I close instead with a 21 Century Tweet from Ogden Nash…

When surfing the Web, don’t you be Bait

When surfing the Web, Discriminate

Be aware of the Claques

Beware the Quacks

When Elephants

Dance with Sycophants


Don’t let the Cons

Put you On


Petaluma’s Brave New Google World?

The story about Petaluma’s efforts to become a test city for Google’s new super high-speed Internet service was breaking about the time I was absorbing the reactions and comments to The Web Is Too Much With Us?

A few quotes from the March 4, 2010,  Argus article by Philip Riley illustrate the potential scope and size of the Google effort:

“Google says that its new ultra-high-speed network could revolutionize what is possible on the Internet, so when the company announced that it would test that network in one or more communities across the country, Petaluma jumped at the opportunity.”

“It’s almost unimaginable what types of benefits it would have,” said Tim Williamsen, the city’s information technology manager. The technology would create Internet speeds 100 times faster than the average connection, with speeds up to 1 gigabit per second. Besides blazing download speeds, if the network comes to Petaluma it could bring high-tech companies, jobs and tax revenues with it, Williamsen said.”


If Petaluma is successful with its Google application, it will be a powerful and significant event for the City and for individual citizens. 

As an aside, I can now envision the jockeying for position by neighborhoods and businesses to be the first to be connected. It does not take too much imagination to conjure up several future stormy Council Meetings coping with this process.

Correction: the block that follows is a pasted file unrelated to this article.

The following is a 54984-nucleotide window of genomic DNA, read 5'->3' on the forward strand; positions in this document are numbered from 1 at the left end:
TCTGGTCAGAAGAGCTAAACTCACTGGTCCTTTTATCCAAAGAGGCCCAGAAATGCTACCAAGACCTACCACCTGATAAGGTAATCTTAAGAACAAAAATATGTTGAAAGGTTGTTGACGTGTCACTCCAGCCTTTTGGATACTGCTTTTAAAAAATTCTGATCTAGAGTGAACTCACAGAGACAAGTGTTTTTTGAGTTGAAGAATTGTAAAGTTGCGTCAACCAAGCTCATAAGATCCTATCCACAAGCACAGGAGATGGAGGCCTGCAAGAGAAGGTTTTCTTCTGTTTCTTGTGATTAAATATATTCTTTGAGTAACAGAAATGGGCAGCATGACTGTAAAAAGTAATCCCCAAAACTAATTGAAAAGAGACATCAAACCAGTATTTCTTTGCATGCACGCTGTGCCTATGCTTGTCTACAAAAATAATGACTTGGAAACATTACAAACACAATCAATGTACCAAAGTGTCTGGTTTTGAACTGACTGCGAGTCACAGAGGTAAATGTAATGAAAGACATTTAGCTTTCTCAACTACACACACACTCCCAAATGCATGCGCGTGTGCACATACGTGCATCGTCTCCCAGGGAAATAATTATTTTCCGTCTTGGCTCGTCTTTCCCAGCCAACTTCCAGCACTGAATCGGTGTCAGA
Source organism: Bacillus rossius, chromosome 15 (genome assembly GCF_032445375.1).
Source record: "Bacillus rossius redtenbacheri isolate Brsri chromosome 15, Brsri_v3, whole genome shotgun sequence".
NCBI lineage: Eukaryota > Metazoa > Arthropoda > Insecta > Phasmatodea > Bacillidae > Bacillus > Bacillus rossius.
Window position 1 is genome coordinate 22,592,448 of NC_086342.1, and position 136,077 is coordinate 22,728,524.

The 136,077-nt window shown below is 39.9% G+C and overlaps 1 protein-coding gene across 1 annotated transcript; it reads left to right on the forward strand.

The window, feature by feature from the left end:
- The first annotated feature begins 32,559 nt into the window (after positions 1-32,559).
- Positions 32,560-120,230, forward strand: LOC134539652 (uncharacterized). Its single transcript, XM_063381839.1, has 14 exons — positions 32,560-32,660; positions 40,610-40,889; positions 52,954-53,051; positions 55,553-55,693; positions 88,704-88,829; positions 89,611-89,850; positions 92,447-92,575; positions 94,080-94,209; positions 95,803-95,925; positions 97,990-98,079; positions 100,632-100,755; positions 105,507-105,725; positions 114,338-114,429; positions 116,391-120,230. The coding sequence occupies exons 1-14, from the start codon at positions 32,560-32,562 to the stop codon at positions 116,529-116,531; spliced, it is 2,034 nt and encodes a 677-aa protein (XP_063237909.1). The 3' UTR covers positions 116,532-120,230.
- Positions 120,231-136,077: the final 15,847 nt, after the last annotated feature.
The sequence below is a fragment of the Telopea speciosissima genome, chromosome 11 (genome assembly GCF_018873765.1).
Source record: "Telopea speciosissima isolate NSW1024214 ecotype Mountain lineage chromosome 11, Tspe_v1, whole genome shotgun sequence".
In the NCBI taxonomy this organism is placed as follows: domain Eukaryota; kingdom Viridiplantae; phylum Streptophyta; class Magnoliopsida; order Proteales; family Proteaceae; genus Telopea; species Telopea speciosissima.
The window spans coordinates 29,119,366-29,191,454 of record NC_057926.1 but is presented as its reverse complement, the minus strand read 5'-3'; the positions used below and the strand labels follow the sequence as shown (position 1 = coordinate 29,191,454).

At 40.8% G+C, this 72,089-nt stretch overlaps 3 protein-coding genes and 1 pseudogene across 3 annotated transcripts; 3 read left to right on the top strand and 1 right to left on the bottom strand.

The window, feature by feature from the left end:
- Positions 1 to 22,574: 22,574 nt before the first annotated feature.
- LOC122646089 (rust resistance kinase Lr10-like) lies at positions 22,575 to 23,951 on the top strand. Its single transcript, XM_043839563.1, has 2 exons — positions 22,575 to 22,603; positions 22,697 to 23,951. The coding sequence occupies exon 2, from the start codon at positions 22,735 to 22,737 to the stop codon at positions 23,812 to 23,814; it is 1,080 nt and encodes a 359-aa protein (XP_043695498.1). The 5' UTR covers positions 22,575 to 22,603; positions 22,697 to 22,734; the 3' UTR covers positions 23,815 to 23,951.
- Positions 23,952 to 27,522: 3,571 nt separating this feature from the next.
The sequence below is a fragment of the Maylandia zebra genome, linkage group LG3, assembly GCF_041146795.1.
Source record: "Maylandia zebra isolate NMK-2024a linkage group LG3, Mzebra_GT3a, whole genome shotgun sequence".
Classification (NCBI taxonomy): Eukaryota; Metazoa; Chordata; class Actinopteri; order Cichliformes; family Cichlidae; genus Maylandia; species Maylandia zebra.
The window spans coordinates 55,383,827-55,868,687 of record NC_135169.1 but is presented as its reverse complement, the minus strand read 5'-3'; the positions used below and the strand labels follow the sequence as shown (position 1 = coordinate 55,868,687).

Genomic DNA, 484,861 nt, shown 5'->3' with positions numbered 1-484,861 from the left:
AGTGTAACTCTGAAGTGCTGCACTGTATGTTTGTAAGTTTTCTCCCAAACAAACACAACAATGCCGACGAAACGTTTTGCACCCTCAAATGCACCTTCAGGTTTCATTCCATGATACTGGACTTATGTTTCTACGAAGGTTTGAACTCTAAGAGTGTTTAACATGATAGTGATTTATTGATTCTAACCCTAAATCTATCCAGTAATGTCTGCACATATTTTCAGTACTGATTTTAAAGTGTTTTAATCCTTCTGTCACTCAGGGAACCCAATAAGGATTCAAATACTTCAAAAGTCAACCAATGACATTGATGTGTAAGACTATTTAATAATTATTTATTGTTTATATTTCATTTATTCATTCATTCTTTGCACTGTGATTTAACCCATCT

After all, let us not forget we are talking about Petaluma…

Whether or not Petaluma’s application is accepted, the Internet speeds contemplated by Google will eventually arrive here and elsewhere–sooner rather than later…quicker than a kitten on the keys…

  • When ultra high-speed service becomes generally available, will we have the collective and individual wisdom to use it to enhance rather than control our lives?
  • If Petaluma is selected as a Google test city, will the way we adapt and adopt it serve as a model for others?

On one level, these are more difficult questions to answer than the “hows” of the engineering,  technical, and construction work required to install it.

Remember the cautions offered in the comments to The Web Is Too Much With Us?

  • “… I have learned that in today’s world it is almost impossible to have “private” and “special” moments…”
  • “…there is more to life than virtual reality and trivia overload, that there is strength and grace and understanding in reflective solitude.”
  • “…It is imperative that everyone multitask at all times. The thought of “quiet time” is actually frightening to many. The idea of having to come to grips with their inner self by spending time reflecting is not on the radar of activities.”